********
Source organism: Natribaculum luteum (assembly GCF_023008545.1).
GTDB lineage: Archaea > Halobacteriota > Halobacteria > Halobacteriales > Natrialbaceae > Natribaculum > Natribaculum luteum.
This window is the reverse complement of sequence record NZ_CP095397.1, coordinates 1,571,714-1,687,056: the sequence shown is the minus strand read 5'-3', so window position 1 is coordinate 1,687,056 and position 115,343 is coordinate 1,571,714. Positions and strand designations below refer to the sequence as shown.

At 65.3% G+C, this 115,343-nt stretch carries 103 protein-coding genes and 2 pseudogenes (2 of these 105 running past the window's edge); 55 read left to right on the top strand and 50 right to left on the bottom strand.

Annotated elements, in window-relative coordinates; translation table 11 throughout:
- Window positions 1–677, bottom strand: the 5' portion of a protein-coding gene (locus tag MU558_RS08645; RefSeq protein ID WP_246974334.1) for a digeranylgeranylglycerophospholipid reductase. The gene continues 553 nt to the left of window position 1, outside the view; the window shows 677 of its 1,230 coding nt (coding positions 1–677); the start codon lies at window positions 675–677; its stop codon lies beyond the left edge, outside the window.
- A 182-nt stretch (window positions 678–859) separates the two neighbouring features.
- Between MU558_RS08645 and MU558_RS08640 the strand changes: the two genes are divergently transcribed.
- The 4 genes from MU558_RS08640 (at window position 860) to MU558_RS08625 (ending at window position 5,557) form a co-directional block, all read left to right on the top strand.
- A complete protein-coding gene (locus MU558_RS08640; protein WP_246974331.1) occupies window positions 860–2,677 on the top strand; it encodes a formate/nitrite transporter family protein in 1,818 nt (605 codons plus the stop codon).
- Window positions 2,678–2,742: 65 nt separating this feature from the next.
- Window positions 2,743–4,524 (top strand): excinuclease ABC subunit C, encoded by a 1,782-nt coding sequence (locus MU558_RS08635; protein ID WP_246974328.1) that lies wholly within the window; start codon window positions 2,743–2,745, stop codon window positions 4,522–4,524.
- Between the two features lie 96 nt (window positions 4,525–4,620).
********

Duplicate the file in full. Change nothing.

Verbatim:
Source organism: Natribaculum luteum (assembly GCF_023008545.1).
GTDB lineage: Archaea > Halobacteriota > Halobacteria > Halobacteriales > Natrialbaceae > Natribaculum > Natribaculum luteum.
This window is the reverse complement of sequence record NZ_CP095397.1, coordinates 1,571,714-1,687,056: the sequence shown is the minus strand read 5'-3', so window position 1 is coordinate 1,687,056 and position 115,343 is coordinate 1,571,714. Positions and strand designations below refer to the sequence as shown.

At 65.3% G+C, this 115,343-nt stretch carries 103 protein-coding genes and 2 pseudogenes (2 of these 105 running past the window's edge); 55 read left to right on the top strand and 50 right to left on the bottom strand.

Annotated elements, in window-relative coordinates; translation table 11 throughout:
- Window positions 1–677, bottom strand: the 5' portion of a protein-coding gene (locus tag MU558_RS08645; RefSeq protein ID WP_246974334.1) for a digeranylgeranylglycerophospholipid reductase. The gene continues 553 nt to the left of window position 1, outside the view; the window shows 677 of its 1,230 coding nt (coding positions 1–677); the start codon lies at window positions 675–677; its stop codon lies beyond the left edge, outside the window.
- A 182-nt stretch (window positions 678–859) separates the two neighbouring features.
- Between MU558_RS08645 and MU558_RS08640 the strand changes: the two genes are divergently transcribed.
- The 4 genes from MU558_RS08640 (at window position 860) to MU558_RS08625 (ending at window position 5,557) form a co-directional block, all read left to right on the top strand.
- A complete protein-coding gene (locus MU558_RS08640; protein WP_246974331.1) occupies window positions 860–2,677 on the top strand; it encodes a formate/nitrite transporter family protein in 1,818 nt (605 codons plus the stop codon).
- Window positions 2,678–2,742: 65 nt separating this feature from the next.
- Window positions 2,743–4,524 (top strand): excinuclease ABC subunit C, encoded by a 1,782-nt coding sequence (locus MU558_RS08635; protein ID WP_246974328.1) that lies wholly within the window; start codon window positions 2,743–2,745, stop codon window positions 4,522–4,524.
- Between the two features lie 96 nt (window positions 4,525–4,620).